So in my subject area of journalism, collaborative learning is not simply a pedagogical choice but intrinsic to the subject and therefore essential if we are to incorporate UKPSF K1, K2, K3, K4 and V4. In fact, the University of Bournemouth co-ordinated a project  – Group Work & Assessment in Media Production (GWAMP) – in 2000-2004 as a means of sharing common problems and solutions.The project then went on to develop an online system called CASPAR which enabled students to peer assess each other’s performance in group work.

However, the Masters course in International Journalism has a less practical element and I am always keen to find ways of using digital technologies to encourage and support collaborative learning. The discussion board on Blackboard has not been popular whereas when I set collaborative, beyond-the-classroom tasks which require the students to produce something at the end of the process, the results have been far more encouraging.

I am using this approach for a unit on mobile reporting – using smart phones to create and share news (Bradshaw and Rohumaa 2011). Content is made available on Blackboard and discussed fairly briefly in class. But students are then required to work in small groups away from class and use their smart phones to create content – video, stills, audio and text. They will then use the Creative Hive platform to collate that into a news feature (the subject I’ve chosen is the Manchester Christmas Markets!) They can complete this final part of the collaborative task in class with my support. They will also use digital technologies to communicate with each other between classes. So the activity is designed to promote collaboration, use digital technologies in a creative way but all within an authentic task appropriate to the core subject in accordance with UKPSF A1-4, K4.

When designing this task, I find Siemens (2002) four-stage continuum of collaborative learning informative because of its defined order of occurrences.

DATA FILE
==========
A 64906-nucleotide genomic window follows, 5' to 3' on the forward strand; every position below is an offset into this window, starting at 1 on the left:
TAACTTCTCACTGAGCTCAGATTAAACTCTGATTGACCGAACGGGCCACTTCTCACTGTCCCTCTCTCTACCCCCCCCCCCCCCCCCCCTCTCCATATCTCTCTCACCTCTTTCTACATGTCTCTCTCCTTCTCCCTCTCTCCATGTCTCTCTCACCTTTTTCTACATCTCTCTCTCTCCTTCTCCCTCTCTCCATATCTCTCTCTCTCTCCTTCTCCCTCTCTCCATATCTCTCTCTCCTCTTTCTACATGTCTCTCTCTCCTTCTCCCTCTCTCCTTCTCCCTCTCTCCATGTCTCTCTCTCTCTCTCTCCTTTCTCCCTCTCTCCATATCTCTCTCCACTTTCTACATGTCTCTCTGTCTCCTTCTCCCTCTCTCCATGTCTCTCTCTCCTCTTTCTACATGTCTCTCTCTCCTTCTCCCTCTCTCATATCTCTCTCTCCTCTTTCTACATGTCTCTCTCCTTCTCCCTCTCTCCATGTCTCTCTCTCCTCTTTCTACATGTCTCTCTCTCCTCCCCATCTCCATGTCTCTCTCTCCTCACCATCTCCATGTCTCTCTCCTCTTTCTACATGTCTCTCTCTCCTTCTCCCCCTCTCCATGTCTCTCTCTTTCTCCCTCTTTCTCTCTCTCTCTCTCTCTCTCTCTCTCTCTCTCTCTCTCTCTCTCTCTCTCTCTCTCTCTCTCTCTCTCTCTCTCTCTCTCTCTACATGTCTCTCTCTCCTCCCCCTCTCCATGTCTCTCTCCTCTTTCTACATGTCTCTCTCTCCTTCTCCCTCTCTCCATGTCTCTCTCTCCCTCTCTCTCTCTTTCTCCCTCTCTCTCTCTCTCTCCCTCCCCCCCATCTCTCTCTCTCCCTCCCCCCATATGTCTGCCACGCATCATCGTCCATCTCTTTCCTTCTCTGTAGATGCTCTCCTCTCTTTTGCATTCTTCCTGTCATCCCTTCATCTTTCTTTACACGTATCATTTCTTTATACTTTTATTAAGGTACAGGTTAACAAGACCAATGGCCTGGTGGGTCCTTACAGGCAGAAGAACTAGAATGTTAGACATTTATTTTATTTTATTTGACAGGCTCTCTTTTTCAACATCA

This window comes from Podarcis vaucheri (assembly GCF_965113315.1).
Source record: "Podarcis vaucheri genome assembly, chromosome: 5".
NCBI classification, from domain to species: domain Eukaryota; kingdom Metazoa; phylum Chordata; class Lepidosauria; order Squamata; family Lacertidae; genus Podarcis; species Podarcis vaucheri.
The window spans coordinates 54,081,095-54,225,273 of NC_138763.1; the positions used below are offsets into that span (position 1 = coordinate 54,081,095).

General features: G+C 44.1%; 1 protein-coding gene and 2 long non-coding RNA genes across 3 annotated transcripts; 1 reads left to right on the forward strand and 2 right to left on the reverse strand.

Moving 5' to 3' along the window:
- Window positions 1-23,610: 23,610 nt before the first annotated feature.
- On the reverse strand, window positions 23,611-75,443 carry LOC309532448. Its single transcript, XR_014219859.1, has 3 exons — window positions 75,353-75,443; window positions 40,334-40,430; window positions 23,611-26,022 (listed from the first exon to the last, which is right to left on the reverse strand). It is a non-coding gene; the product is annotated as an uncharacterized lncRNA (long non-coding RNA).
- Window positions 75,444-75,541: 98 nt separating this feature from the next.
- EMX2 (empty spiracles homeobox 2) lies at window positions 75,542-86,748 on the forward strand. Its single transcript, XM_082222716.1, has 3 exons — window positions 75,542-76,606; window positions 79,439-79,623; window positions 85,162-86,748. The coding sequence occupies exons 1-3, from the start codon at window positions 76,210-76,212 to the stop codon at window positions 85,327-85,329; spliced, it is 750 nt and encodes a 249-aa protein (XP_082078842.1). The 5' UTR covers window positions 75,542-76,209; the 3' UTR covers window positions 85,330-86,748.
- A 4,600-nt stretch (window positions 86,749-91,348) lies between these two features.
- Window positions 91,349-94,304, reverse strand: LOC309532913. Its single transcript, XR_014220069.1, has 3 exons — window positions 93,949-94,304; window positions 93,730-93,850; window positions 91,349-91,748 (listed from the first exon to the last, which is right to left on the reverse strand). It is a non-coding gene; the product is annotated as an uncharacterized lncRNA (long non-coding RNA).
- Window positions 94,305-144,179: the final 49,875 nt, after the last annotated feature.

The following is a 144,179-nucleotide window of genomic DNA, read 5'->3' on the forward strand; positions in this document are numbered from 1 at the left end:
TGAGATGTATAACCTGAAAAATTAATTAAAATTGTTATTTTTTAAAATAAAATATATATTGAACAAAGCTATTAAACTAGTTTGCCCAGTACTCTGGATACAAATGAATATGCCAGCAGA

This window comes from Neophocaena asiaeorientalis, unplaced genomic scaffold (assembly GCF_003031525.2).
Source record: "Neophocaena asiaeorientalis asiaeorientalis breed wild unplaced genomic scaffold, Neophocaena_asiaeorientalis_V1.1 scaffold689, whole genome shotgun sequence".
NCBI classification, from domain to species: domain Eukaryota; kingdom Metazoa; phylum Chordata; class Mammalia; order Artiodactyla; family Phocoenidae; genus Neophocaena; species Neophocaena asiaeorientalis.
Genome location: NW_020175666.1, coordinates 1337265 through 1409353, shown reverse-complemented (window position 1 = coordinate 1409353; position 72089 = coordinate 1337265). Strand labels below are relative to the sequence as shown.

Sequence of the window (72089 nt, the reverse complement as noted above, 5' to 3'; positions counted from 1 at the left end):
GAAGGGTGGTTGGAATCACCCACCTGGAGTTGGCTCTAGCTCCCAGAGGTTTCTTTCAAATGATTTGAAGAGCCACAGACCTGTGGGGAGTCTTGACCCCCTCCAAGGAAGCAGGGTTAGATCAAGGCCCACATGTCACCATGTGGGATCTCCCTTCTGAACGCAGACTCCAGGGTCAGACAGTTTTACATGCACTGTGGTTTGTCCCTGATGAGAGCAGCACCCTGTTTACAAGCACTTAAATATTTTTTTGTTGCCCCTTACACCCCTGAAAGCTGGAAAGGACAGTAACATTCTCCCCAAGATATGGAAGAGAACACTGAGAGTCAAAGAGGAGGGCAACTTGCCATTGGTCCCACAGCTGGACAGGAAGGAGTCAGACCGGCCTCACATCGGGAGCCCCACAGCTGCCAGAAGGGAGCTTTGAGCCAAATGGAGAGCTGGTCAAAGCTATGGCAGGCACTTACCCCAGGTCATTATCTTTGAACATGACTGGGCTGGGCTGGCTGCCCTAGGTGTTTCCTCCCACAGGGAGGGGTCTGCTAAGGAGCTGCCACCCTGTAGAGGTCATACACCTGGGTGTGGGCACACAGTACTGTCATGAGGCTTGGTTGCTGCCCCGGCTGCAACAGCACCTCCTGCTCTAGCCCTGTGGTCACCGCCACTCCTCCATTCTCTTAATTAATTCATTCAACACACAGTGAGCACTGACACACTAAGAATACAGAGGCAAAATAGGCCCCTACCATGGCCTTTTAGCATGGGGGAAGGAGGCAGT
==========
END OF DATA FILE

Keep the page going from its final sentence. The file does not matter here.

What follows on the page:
1. Communication (people talking, discussing)

  2. Collaboration (sharing ideas and working together, occasionally sharing resources, in a loose environment)

  3. Cooperation (doing things together, but each with his or her own purpose)

  4. Community (striving for a common purpose) (Siemens 2002)

No collaboration can take place without communication between students but by having a common purpose – the finished article – they are, I hope, motivated to collaborate.

There is opportunity to extend the collaboration still further since the Creative Hive platform itself is a web space designed to encourage collaboration across courses and disciplines at the University so it will be interesting to see how far the students take this.

Strategies for encouraging collaborative learning


Barkley, E., Cross, K. & Howell Major, C. (2005) Collaborative Learning Techniques.  A Handbook for College Faculty.  San Francisco: John WIley & Sons

Bradshaw, P. & Rohumaa, L. (2011). The Online Journalism Handbook: Skills to survive and thrive in the digital age. Harlow: Routledge.

Brindley, J., Blaschke, L. M., & Walti, C. (2009). Creating effective collaborative learning groups in an online environment. The International Review of Research in Open and Distance Learning, 10(3).

Ireland, A. (2004). Group Work and Assessment in Media Production-Resource Pack. Accessed on 20.10.13.

Jarche, H. (2012). Principles for Collaborative Work. In Advanced Learning Technologies (ICALT), 2012 IEEE 12th International Conference (pp. 1-2). IEEE.

Johnson, R. T., & Johnson, D. W. (1986). Action Research: Cooperative Learning in the Science Classroom. Science and Children, 24(2), 31-32.

Lord, T. R. (2001). 101 reasons for using cooperative learning in biology teaching. The American Biology Teacher, 63(1), 30-38.